• What is the name of the parent company? Or otherwise, what corporation owns the hospice agency? This is critically important because an increasing number of corporations are buying up mom-and-pop hospice agencies while keeping the same name of the agency they purchased. This leads to the possibility of interviewing what you think are two separate agencies because they have different names and office locations, but they are owned by the same corporation, which means they follow the rules of the parent company.
  • For the registered nurse case manager (this is the main person with whom the patient and family or facility staff will interact with most frequently) who will be assigned, on average how many patients do they manage? A good average is ten to fourteen; anything higher may mean less frequent scheduled visits as well as the risk of things getting missed, especially if the RN case manager is new to the field of hospice. Furthermore, if that RN case manager is expected to handle “as needed” events during the work week, the more cases they manage, the harder it will be for them to help in times of crisis.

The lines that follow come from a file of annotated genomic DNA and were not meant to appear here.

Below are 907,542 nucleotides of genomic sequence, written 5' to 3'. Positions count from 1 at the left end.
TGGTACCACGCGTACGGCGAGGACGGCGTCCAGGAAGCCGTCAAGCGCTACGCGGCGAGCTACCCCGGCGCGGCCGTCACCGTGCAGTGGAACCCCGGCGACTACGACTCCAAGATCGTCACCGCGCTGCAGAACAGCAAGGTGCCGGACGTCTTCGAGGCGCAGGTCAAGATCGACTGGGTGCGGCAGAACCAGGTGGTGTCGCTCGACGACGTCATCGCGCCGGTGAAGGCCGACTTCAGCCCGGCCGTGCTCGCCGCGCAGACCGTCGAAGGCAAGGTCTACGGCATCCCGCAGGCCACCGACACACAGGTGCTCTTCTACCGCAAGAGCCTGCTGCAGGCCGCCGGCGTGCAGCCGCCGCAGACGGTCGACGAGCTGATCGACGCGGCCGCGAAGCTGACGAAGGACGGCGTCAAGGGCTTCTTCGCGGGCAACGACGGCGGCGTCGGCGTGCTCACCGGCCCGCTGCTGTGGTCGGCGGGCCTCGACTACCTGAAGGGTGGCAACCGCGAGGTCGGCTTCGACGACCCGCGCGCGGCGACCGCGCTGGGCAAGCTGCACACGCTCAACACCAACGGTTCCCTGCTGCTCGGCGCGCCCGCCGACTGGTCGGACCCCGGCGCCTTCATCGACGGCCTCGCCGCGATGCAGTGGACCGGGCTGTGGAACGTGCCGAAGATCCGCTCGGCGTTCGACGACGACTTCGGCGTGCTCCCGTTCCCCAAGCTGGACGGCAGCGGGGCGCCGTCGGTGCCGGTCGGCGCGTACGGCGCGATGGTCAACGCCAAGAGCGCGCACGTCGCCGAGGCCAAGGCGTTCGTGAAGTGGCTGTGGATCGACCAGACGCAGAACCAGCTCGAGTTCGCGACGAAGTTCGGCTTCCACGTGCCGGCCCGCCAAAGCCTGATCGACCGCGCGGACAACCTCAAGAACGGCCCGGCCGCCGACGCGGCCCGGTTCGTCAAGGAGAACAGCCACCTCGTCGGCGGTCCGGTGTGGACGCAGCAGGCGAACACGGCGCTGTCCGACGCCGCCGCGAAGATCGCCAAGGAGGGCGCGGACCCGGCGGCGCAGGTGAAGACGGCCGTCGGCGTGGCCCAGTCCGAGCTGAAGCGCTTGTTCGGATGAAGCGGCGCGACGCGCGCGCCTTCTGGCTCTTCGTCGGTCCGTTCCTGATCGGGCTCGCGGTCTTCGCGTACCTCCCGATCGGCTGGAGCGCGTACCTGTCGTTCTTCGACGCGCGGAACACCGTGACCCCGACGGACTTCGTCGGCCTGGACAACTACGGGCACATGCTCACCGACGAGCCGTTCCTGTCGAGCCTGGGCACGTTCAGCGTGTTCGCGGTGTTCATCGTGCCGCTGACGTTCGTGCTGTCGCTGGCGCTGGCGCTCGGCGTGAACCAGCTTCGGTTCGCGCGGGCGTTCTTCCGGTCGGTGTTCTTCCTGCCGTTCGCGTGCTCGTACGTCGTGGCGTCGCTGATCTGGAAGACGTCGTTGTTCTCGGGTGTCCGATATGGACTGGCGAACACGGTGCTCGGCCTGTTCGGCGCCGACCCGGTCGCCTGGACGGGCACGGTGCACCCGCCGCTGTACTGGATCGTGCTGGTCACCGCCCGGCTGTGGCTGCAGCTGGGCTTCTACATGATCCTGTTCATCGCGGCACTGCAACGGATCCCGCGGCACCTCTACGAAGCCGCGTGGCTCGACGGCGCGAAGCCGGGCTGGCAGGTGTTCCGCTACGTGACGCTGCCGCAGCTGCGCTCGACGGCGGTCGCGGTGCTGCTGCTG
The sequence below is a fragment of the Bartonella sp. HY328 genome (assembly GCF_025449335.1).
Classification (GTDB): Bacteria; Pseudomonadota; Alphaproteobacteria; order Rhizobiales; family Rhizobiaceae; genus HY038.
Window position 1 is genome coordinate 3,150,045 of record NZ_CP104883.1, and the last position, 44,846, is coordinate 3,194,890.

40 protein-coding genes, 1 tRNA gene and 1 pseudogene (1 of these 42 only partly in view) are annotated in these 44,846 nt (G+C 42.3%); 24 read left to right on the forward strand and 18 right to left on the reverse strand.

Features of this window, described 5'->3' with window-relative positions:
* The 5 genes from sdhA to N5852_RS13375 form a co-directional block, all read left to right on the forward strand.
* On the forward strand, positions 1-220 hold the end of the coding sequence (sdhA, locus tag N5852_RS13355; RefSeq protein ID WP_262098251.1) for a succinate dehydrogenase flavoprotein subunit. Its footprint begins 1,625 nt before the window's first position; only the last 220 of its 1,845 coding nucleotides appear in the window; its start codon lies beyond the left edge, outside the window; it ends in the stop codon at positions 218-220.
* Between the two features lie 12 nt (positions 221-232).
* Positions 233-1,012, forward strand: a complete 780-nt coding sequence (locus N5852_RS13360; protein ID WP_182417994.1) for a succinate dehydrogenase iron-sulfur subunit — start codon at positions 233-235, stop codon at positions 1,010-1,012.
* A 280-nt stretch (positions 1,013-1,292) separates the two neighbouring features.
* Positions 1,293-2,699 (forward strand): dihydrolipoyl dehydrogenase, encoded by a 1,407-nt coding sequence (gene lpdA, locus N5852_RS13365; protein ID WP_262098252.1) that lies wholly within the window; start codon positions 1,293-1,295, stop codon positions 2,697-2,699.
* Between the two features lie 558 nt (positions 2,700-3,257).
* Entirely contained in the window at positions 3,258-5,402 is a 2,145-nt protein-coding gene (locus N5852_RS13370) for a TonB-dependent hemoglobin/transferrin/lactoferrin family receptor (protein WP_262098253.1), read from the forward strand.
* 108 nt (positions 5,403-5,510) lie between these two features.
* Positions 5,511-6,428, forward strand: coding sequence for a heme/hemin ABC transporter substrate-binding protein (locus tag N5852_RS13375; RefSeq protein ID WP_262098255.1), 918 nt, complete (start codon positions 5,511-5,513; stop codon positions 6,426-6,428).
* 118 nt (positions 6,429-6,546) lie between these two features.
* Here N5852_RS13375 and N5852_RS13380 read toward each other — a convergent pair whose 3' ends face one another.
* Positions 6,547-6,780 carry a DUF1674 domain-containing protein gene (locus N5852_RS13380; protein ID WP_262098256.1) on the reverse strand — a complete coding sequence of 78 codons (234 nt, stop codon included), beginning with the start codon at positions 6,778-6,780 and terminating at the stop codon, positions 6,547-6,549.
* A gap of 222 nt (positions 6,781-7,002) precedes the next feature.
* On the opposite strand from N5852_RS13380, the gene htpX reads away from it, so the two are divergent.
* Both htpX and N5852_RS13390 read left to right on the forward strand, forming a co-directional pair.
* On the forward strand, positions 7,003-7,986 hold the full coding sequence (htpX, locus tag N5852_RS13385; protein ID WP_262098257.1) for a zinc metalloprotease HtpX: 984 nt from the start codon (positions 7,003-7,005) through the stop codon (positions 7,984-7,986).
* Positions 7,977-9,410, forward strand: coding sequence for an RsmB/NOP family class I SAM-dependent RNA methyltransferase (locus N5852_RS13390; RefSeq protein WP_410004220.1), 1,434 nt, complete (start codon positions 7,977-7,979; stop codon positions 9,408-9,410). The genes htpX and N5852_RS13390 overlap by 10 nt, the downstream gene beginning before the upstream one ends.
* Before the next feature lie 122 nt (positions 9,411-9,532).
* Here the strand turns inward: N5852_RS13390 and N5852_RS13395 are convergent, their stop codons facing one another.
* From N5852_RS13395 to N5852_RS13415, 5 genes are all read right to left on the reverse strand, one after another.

• What is the “Gold Standard” for scheduled nursing and scheduled CNA/HHA visits? A suitable number to hear/read is a minimum of two nursing visits per week and two to three CNA/HHA visits per week with the understanding the family can request fewer visits per week.
  • What is the total size of the agency's territory in either counties or miles? Along with how many nurses are available for needs? There is not necessarily a right or wrong answer to this question because everywhere is short staffed, but this might be able to give you an idea of response time from calling for a time of crisis after hours to the time the nurse may be onsite. Personally, I know of cases where there was only one nurse covering nine (9) Pennsylvania counties where it took the nurse over two hours from one location to a crisis. Please note that since hospice is not EMS, hospice staff such as me and others don't use sirens, lights, or other means of being able to drive faster.